Remembering… Atari ST

Atari STThis week, we celebrate the birthday of a 16-bit favouriteThe arguments in the school yard between the Spectrum owners and the C64 owners didn’t stop at the end of the 8-bit era. By the time everyone had ditched their childhood 8-bit computer, the talk of the school was which 16-bit home computer you had: Atari ST or Amiga?The Amiga was the better machine, technically years ahead of its time and with a far better operating system. I was an ST owner, and I’ll concede that fact to the Amiga owners – sad but true.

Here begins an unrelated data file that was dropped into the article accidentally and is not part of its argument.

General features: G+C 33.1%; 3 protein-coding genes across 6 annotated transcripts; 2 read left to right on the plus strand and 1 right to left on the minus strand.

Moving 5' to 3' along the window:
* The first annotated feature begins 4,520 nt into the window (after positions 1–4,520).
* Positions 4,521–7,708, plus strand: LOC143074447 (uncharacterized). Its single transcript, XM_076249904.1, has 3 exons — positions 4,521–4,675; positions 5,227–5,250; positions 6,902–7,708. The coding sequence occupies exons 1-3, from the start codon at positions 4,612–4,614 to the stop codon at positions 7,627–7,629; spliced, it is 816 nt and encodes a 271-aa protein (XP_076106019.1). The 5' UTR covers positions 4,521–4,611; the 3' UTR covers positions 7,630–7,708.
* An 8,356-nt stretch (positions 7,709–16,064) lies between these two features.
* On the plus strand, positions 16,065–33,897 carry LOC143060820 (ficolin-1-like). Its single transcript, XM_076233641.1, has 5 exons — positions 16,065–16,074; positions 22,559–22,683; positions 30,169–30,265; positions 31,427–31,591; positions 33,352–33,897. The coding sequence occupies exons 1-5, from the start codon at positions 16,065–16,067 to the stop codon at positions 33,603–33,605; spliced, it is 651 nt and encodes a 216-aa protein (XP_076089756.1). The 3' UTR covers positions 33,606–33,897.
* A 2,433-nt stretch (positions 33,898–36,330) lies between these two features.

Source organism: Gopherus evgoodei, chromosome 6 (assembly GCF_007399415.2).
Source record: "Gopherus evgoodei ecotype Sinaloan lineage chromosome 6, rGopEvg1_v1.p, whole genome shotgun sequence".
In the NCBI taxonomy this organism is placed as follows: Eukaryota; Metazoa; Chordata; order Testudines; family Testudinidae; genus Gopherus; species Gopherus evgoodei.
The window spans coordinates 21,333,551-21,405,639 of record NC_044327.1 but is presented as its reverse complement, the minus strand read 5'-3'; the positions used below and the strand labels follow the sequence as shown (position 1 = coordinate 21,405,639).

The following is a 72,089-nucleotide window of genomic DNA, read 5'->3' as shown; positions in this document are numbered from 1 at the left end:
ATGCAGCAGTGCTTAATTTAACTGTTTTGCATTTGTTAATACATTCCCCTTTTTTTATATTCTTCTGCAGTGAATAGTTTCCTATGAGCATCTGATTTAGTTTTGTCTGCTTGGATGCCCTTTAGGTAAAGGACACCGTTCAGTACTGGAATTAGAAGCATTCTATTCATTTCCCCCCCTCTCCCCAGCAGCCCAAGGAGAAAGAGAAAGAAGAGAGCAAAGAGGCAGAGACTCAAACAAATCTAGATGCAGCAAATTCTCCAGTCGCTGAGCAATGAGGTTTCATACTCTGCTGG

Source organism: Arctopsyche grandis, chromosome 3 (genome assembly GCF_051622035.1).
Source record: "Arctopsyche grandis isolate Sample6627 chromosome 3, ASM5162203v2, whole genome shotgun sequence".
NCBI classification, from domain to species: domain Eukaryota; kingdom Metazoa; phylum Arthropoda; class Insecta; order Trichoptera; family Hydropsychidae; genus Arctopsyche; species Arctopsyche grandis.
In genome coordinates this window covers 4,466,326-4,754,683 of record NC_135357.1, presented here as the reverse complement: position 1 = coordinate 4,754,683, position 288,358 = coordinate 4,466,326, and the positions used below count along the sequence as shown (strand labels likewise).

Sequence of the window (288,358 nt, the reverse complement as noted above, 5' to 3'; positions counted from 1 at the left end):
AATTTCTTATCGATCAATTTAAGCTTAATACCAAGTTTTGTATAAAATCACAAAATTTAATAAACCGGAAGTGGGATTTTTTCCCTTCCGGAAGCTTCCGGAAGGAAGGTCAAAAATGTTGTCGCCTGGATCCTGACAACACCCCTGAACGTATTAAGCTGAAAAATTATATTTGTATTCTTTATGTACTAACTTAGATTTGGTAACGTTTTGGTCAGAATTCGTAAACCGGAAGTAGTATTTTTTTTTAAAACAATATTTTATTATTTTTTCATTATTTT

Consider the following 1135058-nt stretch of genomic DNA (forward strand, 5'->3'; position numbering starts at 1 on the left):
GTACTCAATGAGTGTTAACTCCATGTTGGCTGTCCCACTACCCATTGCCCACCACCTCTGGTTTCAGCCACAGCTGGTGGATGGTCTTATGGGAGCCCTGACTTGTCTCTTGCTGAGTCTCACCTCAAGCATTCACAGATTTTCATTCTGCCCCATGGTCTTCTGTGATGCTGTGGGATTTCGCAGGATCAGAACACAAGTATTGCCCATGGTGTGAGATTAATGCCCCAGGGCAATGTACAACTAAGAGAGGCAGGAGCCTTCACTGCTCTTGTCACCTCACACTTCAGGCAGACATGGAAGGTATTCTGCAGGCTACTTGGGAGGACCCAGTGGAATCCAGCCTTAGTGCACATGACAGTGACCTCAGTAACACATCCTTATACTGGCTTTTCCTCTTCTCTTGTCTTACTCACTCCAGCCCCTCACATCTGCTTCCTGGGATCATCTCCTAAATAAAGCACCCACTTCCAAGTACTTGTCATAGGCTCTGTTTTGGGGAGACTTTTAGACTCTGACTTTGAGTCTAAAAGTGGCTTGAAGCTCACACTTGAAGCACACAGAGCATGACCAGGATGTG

The ST, though, wasn’t without its highlights. It had better audio capabilities than the Amiga, and the CPU was clocked a little faster too. You could hook up a Roland keyboard and have all sorts of electronic musical masterpieces sound off thanks to some clever software. My cousin was something of a wannabe synth expert, who’d clearly been watching Top of the Pops too much, but even his limited skills managed to deliver when he connected his synth to the ST.The ST may not have been the all-powerful games machine that the Amiga was, and it’s largely known as the ‘failed’ one of the two 16-bit giants that went toe to toe, but it was loved by its users and it brought them their first proper GUI mouse operated system after the Spectrum. And since it’s now 30 years old, we thought it deserved a bit of a celebratory thanks.Apparently, according to Landon Dyer, an on-the-ground engineer at Atari, it was on a Friday afternoon in July 1984 that a rumour spread stating Jack Tramiel had bought up Atari.Atari at the time was losing money to the tune of around a million dollars a day, a sizeable amount by anyone’s standards. Warner Communications, which then owned Atari, eventually sold the Consumer Division to Tramiel and his legion of suits, which in turn became Atari Inc.The success Atari had previously had with its older, cartridgebased consoles was hoped to continue long into the 80s, but the recession in 1983 put a stop to that. There was also the fact that home computing was born, thanks to the C64 and Spectrum, so the big names at that time had to come up with the next generation of hardware and software.The Motorola 68000 CPU was the heart of the ST project, a processor that was faster and more powerful than the then-current crop. Add half a megabyte of memory to the equation, a vast selection of ports, fast access storage (in the form of the floppy disc) and some custom hardware such as ST Shifter, ST Generalised Logic Unit, ST Memory Management Unit and ST Direct Memory Access and the 520ST was born.Added to that, of course, was the operating system. TOS was hard coded to a ROM chip, and together with the impressive GEM windowed desktop, the Atari ST was the home computer on everyone’s lips. However, 18 months later, the Amiga 500 was launched and the poor ST lost out to the gamers who demanded a more arcade-like experience.Amazing connectivity, the MIDI support, Dungeon Master and Jeff Minter’s contributions.ST BASIC was broken, and it took a few OS versions later to fix it. A faulty floppy drive was a regular occurrence.The Atari ST was my first 16-bit computer and I loved it. The games were an amazing leap from the Speccy, and it kept me happy for many years until I upgraded to a PC.Landon Dyer’s blog is an immensely amusing and informative read. Check it out at• The ST evolved to the STF, STFM, Mega ST, STE, Mega STE, TT030 and Falcon 30.• The lack of built-in hardware for moving the screen was a nightmare for coders.• Amazingly, there was a CD-ROM drive planned for the ST, the Atari CDAR-504.• has some amazing chiptunes available, all done on an ST.• Jean Michel Jarre, Eurythmics, Fatboy Slim and even Madonna used an ST.

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